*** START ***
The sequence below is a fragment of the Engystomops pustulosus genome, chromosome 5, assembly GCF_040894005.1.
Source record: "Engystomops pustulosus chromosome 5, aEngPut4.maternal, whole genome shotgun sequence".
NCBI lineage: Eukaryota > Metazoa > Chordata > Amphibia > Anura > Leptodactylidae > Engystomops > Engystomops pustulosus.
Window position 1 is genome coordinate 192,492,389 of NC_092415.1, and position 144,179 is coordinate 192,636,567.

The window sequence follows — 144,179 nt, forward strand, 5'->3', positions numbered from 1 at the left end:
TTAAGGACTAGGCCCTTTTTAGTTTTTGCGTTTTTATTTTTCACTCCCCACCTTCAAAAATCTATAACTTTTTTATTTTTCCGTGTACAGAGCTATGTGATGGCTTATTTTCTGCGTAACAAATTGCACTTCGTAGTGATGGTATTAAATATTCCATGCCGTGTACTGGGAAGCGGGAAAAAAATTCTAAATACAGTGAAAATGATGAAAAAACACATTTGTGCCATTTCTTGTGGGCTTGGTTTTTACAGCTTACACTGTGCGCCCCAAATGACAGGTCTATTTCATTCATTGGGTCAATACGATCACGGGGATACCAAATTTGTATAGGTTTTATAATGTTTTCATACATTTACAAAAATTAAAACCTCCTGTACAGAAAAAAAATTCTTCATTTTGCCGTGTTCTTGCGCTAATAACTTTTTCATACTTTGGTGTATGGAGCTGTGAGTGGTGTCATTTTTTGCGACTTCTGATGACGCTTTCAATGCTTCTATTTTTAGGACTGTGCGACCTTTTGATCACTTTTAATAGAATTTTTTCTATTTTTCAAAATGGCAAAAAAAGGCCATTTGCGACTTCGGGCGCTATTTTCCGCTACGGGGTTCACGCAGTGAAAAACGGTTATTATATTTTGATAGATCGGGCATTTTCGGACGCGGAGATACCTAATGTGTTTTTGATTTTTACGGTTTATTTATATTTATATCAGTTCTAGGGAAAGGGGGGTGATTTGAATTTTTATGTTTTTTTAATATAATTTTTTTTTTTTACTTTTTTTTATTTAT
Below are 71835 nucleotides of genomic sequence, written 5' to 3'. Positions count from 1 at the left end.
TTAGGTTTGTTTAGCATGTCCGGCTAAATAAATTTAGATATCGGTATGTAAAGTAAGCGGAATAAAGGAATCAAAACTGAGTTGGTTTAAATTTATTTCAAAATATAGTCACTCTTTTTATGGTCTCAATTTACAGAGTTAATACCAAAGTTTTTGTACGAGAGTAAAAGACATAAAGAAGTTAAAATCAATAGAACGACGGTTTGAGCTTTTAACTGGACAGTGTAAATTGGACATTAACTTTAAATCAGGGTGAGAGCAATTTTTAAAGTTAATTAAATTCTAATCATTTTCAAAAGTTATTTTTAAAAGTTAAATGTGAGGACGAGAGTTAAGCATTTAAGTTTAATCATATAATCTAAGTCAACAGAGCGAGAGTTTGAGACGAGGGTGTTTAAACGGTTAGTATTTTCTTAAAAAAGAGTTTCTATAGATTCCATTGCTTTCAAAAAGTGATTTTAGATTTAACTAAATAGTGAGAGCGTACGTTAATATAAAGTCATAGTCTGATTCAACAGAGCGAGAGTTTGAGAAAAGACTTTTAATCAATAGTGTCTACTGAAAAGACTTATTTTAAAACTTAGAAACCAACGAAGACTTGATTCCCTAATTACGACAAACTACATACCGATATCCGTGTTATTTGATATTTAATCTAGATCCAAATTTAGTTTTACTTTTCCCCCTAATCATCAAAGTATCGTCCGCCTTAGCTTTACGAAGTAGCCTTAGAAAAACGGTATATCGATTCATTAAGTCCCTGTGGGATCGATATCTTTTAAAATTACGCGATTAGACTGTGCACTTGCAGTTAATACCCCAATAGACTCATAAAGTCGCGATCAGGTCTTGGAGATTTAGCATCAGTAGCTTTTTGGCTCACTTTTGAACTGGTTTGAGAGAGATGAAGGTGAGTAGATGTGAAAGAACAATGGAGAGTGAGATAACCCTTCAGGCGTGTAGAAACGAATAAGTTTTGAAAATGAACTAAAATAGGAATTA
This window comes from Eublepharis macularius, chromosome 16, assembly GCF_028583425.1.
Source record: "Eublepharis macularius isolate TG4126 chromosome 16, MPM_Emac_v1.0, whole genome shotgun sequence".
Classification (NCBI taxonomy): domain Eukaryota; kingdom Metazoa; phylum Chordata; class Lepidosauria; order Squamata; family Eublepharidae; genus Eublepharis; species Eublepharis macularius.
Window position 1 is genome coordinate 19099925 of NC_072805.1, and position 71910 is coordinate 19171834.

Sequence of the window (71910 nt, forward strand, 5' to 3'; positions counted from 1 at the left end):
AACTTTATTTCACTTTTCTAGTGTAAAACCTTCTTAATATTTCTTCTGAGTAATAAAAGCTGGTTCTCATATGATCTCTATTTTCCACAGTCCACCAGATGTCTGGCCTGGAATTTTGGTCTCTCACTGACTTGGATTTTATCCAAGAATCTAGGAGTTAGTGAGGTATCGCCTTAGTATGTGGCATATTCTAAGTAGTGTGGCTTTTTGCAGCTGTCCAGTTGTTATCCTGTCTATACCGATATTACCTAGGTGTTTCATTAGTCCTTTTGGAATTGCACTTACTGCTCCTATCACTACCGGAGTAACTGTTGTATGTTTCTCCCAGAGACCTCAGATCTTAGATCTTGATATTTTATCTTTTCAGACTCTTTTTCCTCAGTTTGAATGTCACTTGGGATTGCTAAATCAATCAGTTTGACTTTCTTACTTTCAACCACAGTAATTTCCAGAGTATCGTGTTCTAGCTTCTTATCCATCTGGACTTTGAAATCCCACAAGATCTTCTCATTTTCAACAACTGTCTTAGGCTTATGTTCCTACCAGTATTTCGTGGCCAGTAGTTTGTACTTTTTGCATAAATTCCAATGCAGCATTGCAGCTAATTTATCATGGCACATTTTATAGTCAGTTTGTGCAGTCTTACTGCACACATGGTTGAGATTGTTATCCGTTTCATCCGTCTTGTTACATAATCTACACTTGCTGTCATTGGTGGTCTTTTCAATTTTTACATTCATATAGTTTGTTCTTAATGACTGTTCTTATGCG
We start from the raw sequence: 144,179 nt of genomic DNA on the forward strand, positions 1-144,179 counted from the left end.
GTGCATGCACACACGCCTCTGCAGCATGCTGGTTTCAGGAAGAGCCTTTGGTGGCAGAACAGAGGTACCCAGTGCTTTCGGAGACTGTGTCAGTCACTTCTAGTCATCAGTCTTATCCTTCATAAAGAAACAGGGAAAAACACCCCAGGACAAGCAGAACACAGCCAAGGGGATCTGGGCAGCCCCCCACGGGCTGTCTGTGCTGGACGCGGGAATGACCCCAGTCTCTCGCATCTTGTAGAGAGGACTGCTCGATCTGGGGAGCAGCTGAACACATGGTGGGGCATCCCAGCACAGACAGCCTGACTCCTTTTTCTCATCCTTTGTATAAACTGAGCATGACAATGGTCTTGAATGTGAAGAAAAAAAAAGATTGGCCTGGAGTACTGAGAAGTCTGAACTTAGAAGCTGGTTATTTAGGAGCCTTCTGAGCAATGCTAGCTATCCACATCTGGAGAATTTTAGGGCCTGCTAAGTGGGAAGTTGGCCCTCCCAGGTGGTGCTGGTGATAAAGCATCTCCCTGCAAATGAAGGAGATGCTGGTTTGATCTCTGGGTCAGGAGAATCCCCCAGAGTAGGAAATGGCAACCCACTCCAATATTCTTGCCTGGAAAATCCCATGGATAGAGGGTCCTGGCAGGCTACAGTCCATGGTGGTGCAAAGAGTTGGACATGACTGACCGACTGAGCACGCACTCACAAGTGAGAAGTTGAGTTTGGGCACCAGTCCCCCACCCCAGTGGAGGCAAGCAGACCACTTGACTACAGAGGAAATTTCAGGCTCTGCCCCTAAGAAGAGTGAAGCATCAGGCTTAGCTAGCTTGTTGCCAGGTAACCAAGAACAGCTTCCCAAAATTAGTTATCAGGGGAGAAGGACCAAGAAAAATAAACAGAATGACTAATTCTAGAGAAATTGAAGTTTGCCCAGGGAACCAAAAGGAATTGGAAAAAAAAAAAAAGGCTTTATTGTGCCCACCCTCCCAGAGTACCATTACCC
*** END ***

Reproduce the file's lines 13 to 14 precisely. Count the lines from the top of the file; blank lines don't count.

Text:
Sequence of the window (71910 nt, forward strand, 5' to 3'; positions counted from 1 at the left end):
AACTTTATTTCACTTTTCTAGTGTAAAACCTTCTTAATATTTCTTCTGAGTAATAAAAGCTGGTTCTCATATGATCTCTATTTTCCACAGTCCACCAGATGTCTGGCCTGGAATTTTGGTCTCTCACTGACTTGGATTTTATCCAAGAATCTAGGAGTTAGTGAGGTATCGCCTTAGTATGTGGCATATTCTAAGTAGTGTGGCTTTTTGCAGCTGTCCAGTTGTTATCCTGTCTATACCGATATTACCTAGGTGTTTCATTAGTCCTTTTGGAATTGCACTTACTGCTCCTATCACTACCGGAGTAACTGTTGTATGTTTCTCCCAGAGACCTCAGATCTTAGATCTTGATATTTTATCTTTTCAGACTCTTTTTCCTCAGTTTGAATGTCACTTGGGATTGCTAAATCAATCAGTTTGACTTTCTTACTTTCAACCACAGTAATTTCCAGAGTATCGTGTTCTAGCTTCTTATCCATCTGGACTTTGAAATCCCACAAGATCTTCTCATTTTCAACAACTGTCTTAGGCTTATGTTCCTACCAGTATTTCGTGGCCAGTAGTTTGTACTTTTTGCATAAATTCCAATGCAGCATTGCAGCTAATTTATCATGGCACATTTTATAGTCAGTTTGTGCAGTCTTACTGCACACATGGTTGAGATTGTTATCCGTTTCATCCGTCTTGTTACATAATCTACACTTGCTGTCATTGGTGGTCTTTTCAATTTTTACATTCATATAGTTTGTTCTTAATGACTGTTCTTATGCG